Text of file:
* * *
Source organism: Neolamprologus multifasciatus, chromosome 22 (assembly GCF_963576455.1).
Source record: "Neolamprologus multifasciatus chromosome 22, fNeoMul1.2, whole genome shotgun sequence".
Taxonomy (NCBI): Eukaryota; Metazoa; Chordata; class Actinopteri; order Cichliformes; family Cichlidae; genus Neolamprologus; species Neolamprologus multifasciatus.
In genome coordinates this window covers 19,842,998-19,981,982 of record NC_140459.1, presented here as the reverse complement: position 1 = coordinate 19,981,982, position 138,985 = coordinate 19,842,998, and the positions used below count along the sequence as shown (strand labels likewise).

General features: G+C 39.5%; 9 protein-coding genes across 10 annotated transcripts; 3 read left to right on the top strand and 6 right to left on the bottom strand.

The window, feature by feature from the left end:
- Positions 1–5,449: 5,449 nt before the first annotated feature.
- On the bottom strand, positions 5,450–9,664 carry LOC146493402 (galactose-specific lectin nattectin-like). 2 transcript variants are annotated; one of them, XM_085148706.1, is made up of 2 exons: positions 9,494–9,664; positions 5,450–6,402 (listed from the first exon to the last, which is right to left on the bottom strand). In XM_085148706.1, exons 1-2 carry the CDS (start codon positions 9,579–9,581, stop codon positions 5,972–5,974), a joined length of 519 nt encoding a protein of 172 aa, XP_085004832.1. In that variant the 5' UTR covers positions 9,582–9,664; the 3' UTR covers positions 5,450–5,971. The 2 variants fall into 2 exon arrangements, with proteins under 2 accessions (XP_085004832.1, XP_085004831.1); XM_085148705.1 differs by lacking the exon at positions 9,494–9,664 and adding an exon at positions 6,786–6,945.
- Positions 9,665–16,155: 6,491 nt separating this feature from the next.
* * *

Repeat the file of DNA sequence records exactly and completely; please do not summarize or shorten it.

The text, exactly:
Source organism: Neolamprologus multifasciatus, chromosome 22 (assembly GCF_963576455.1).
Source record: "Neolamprologus multifasciatus chromosome 22, fNeoMul1.2, whole genome shotgun sequence".
Taxonomy (NCBI): Eukaryota; Metazoa; Chordata; class Actinopteri; order Cichliformes; family Cichlidae; genus Neolamprologus; species Neolamprologus multifasciatus.
In genome coordinates this window covers 19,842,998-19,981,982 of record NC_140459.1, presented here as the reverse complement: position 1 = coordinate 19,981,982, position 138,985 = coordinate 19,842,998, and the positions used below count along the sequence as shown (strand labels likewise).

General features: G+C 39.5%; 9 protein-coding genes across 10 annotated transcripts; 3 read left to right on the top strand and 6 right to left on the bottom strand.

The window, feature by feature from the left end:
- Positions 1–5,449: 5,449 nt before the first annotated feature.
- On the bottom strand, positions 5,450–9,664 carry LOC146493402 (galactose-specific lectin nattectin-like). 2 transcript variants are annotated; one of them, XM_085148706.1, is made up of 2 exons: positions 9,494–9,664; positions 5,450–6,402 (listed from the first exon to the last, which is right to left on the bottom strand). In XM_085148706.1, exons 1-2 carry the CDS (start codon positions 9,579–9,581, stop codon positions 5,972–5,974), a joined length of 519 nt encoding a protein of 172 aa, XP_085004832.1. In that variant the 5' UTR covers positions 9,582–9,664; the 3' UTR covers positions 5,450–5,971. The 2 variants fall into 2 exon arrangements, with proteins under 2 accessions (XP_085004832.1, XP_085004831.1); XM_085148705.1 differs by lacking the exon at positions 9,494–9,664 and adding an exon at positions 6,786–6,945.
- Positions 9,665–16,155: 6,491 nt separating this feature from the next.